In the last parts of this article we’ve covered the important considerations around audio data delivery systems including RAID use and types. In this article I’m going to give you my direct advice as to how to move forward, and how to insure you’ve formatted your drives appropriately for audio.
“I Set Up My RAIDs With My Controller And Everything’s Good.”
Size does matter. Well, stripe size anyway. One of the most important benefits about using a software RAID controller is the capability to user select a RAIDs stripe size. Hardware controllers generally default to certain sizes based on the operating system, but many times this is a problem for AV use.
For simplicity’s sake, the “stripe size” allows the RAID controller to “pick up” a particular size of data as the head spins by a desired point of data. The smaller the stripe size, the more activity is required to read large files, but it also allows for more efficient use of the drive space. Larger stripe size allows for uber fast large file transfers, but it suffers strong read penalties when many smaller files are used. It also tends to cause inefficient use of drive space. For compressed video file use, I’d suggest 128KB. For uncompressed video sizes of 256KB are okay. For
audio, however, these sizes will not do. For sample libraries you should not go higher than 32KB, and for general audio 64KB is the setting I’d suggest. RAID 5 and other parity using RAIDs have been reported to have an opposite effect:
Mark! Tell Me What To DO!
Okay. I will. Because there is really no easy solution for audio AND video outside of an external Solid State Drive (which I use for samples), here’s a breakdown of how I would do things if I were you.
• All drives should be 7200 RPM or faster.
• Create a separate RAID for anything to do with audio mixing. Your video rendering and payback should be striped and formatted in a way which is efficient for video – and that is almost never the same for audio.
• Use a RAID 5 for your audio. Tweet: RAID 0 is unnecessary for audio and introduces too much risk.
• Make your disk stripe size 64KB.
• I’ve seen a slight degradation of bandwidth between USB 3 and eSATA, but not much. To find out how fast your drives are you can use whatever system resource you have (Activity Monitor on a Mac) and the BlackMagic Disk Speed Test. It’s a great little free program that gives you an average of what your drive/RAID is capable of and gives you a breakdown in video formats of what you’ll be able to read and write.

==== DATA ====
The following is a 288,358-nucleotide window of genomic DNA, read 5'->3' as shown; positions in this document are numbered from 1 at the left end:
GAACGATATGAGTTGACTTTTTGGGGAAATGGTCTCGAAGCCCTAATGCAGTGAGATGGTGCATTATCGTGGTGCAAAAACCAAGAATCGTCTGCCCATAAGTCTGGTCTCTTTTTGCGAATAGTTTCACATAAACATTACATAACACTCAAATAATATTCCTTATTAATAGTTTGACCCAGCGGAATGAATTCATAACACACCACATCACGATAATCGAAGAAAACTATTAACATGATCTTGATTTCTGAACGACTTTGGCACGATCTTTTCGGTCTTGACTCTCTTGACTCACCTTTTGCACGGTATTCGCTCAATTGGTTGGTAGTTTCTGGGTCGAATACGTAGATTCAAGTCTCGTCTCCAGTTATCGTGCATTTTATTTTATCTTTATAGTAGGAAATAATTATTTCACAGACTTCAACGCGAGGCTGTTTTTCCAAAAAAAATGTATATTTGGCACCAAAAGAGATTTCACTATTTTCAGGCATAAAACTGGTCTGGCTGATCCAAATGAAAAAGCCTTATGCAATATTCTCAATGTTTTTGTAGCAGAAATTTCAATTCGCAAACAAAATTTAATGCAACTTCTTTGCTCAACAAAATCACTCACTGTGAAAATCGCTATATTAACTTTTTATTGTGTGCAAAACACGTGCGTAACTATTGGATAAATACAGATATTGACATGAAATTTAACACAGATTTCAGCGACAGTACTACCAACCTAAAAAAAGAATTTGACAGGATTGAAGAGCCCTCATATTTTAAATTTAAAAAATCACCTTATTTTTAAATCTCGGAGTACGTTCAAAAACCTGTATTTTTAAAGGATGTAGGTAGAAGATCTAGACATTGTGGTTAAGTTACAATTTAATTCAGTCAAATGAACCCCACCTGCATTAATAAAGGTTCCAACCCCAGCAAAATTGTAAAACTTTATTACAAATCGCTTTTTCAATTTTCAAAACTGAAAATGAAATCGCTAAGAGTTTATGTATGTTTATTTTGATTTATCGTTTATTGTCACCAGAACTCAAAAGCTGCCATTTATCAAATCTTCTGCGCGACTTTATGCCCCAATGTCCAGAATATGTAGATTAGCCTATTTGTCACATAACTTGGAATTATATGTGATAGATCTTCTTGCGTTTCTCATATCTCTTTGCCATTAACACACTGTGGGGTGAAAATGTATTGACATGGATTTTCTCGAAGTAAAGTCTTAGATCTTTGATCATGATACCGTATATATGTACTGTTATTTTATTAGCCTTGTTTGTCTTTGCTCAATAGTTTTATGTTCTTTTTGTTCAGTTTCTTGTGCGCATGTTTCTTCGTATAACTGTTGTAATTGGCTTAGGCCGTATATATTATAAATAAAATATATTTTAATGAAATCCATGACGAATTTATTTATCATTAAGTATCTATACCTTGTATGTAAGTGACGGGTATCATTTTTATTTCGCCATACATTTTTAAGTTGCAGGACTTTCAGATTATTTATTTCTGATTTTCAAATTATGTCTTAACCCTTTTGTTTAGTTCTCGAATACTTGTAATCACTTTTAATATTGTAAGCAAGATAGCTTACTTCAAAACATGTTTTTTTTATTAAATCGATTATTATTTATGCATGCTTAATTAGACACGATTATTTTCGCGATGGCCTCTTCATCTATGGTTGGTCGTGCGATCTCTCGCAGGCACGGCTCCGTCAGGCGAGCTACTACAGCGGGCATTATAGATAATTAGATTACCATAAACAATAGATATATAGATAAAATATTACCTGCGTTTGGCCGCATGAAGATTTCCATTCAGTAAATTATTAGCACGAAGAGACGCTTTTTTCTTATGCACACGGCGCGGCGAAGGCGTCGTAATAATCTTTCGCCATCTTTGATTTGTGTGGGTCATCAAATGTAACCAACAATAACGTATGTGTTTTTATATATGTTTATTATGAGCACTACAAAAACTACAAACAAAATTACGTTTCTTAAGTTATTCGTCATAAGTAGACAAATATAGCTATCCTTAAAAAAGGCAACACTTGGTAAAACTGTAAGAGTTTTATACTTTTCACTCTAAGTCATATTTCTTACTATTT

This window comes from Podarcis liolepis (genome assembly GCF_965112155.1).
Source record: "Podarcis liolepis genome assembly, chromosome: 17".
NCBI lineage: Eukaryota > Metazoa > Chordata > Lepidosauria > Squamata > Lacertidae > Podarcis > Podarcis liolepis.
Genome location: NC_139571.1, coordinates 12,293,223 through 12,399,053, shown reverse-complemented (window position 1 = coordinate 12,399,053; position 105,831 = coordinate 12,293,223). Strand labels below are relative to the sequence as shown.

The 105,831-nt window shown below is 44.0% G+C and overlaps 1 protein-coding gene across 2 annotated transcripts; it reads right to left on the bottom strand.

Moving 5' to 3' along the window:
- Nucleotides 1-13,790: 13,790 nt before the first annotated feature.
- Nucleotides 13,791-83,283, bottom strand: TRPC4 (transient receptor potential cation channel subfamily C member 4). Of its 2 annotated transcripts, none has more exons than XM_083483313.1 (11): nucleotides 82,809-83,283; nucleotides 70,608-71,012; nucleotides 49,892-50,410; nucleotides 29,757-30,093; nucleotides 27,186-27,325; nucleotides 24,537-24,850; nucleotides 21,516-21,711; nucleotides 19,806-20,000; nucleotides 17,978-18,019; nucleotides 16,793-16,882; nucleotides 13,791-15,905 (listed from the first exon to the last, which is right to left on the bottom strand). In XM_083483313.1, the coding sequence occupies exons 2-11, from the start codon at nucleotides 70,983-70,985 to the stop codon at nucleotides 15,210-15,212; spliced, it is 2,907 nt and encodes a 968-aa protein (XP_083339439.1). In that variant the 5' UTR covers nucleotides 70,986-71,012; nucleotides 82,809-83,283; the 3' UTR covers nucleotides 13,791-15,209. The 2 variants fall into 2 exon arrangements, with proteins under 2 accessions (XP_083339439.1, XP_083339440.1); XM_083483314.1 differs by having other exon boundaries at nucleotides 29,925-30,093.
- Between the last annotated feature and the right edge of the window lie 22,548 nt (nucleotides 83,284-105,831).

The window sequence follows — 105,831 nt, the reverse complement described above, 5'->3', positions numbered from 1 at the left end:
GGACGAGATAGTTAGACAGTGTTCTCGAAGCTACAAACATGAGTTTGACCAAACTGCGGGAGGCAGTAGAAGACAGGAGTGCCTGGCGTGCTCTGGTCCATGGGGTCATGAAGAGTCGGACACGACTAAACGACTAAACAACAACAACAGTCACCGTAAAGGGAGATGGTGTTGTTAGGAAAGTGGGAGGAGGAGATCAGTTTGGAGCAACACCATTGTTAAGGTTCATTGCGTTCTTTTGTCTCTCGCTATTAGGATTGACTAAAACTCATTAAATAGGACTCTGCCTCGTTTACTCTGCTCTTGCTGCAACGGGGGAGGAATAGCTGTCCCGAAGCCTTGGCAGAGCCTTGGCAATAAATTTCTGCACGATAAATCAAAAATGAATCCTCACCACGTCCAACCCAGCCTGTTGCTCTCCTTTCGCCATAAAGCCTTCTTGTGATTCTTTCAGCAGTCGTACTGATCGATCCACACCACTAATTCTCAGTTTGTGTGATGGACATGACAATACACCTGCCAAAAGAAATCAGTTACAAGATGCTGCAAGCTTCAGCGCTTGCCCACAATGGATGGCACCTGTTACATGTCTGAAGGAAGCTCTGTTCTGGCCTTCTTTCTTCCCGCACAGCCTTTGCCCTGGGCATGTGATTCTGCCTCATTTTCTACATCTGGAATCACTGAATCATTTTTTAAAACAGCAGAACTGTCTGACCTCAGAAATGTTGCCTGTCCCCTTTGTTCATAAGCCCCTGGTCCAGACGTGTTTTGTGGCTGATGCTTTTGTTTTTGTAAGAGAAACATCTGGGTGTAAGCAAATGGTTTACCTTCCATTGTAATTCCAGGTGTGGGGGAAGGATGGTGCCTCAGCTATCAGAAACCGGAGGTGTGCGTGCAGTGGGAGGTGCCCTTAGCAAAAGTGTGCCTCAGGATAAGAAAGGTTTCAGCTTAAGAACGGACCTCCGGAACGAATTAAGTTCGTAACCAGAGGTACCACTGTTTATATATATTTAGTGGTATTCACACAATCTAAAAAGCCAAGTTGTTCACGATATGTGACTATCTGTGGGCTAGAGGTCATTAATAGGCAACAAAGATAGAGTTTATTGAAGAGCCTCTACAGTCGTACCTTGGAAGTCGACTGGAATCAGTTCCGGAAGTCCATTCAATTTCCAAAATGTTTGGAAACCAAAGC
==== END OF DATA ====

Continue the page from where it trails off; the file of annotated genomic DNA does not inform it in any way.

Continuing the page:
• When you do the format of your RAID, and you have the time, do what’s called a “low level format.” This has the computer write and read every useable space on the hard drive. If it finds a bad space, it marks it on the drive, and the system will never use that space again.
• Tweet: If possible, use only 40-50% of the drive itself. The fastest portions of the drive are on the outside of the platters. Those are the bits which are used first. As the drive fills, you’ll find files will receive up to a 15% write penalty…especially if you have to read and write from older files to newer files. The heads have to slide from one side of the platters to the other. In drive-time, that’s an eternity. It’s possible to format you drives only 50% with software RAID controllers.
• Have a killer backup protocol (Covered in the next part of this article).
Now, I know some of you are going to ask, “well, what’s your system like, Mark?” and, indeed, you should do as I say not as I do. But I break my own rules because of such a large amount of files being used at my facility on multiple projects – by multiple people. For me, it’s better to have drives and systems which deliver an assortment of benefits depending on the scenario and I educate my staff about them. With the exception of RAID 4, 1+0 & 1, I use everything. But I also am OCD about backing everything up exactly as I’ve suggested here.
There’s so much more to learn about RAIDs and drive storage protocols for audio, but you don’t need to know much in order to have a killer system which will serve you well for a long time…and won’t mess up your video system.
In the next and last part, we’ll cover the critical issue of backing up your data and insuring your RAID data is well protected. Let us know your experiences around storage issues or Tweet about it!